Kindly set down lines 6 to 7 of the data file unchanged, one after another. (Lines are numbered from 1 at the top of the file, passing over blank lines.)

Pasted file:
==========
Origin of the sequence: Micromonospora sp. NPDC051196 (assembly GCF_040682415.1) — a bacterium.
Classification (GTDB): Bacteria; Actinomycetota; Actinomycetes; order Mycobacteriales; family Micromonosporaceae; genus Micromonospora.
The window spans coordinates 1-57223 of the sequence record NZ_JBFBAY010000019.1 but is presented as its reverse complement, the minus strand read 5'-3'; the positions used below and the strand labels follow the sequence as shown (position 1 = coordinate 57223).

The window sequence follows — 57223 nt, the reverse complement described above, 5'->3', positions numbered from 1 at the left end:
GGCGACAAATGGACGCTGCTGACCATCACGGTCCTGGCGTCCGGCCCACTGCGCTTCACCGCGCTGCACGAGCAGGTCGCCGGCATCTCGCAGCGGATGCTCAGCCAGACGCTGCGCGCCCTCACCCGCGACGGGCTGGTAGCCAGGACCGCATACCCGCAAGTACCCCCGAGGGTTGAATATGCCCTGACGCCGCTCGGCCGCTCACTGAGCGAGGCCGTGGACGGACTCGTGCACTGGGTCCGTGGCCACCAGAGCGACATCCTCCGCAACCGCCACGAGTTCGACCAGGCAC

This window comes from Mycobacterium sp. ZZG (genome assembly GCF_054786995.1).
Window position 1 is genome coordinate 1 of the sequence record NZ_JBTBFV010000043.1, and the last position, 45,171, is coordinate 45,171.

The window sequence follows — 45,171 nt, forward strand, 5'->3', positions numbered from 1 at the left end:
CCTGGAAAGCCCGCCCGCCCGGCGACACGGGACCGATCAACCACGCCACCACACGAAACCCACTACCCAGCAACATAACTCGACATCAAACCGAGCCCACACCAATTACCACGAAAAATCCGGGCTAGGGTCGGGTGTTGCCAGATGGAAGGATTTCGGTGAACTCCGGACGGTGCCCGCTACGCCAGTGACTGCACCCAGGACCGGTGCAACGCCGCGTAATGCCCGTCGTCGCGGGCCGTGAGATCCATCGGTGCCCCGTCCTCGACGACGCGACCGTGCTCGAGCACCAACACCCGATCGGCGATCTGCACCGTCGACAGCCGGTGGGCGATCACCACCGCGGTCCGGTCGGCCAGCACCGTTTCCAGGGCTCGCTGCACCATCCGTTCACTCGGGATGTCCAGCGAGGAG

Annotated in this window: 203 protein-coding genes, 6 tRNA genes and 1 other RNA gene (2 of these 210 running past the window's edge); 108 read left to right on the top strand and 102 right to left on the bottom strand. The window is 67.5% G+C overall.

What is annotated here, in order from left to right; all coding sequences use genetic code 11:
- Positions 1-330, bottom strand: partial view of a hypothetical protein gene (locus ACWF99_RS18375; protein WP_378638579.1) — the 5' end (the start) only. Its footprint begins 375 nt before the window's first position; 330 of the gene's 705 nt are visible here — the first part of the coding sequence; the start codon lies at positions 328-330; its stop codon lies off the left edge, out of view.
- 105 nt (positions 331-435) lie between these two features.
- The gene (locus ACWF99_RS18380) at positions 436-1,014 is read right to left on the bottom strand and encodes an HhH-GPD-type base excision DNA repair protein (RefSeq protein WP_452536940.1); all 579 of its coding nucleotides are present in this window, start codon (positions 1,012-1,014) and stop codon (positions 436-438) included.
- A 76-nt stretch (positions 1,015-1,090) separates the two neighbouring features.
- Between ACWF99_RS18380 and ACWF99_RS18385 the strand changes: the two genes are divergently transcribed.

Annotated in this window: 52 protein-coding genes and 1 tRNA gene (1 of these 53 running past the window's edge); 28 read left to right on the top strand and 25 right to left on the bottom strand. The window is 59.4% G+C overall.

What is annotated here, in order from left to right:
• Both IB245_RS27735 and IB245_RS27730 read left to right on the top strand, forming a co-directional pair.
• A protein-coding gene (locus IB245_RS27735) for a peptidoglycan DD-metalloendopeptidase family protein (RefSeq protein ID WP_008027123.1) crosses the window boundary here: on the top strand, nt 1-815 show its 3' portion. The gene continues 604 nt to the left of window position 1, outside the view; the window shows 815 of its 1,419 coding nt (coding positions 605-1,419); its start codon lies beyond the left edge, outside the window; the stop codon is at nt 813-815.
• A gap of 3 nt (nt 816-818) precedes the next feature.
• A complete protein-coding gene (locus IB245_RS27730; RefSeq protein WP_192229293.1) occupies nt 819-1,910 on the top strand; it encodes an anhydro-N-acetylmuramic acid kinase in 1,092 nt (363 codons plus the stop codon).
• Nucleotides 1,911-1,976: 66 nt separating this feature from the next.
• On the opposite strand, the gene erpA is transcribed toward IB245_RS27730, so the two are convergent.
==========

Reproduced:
This window comes from Mycobacterium sp. ZZG (genome assembly GCF_054786995.1).
Window position 1 is genome coordinate 1 of the sequence record NZ_JBTBFV010000043.1, and the last position, 45,171, is coordinate 45,171.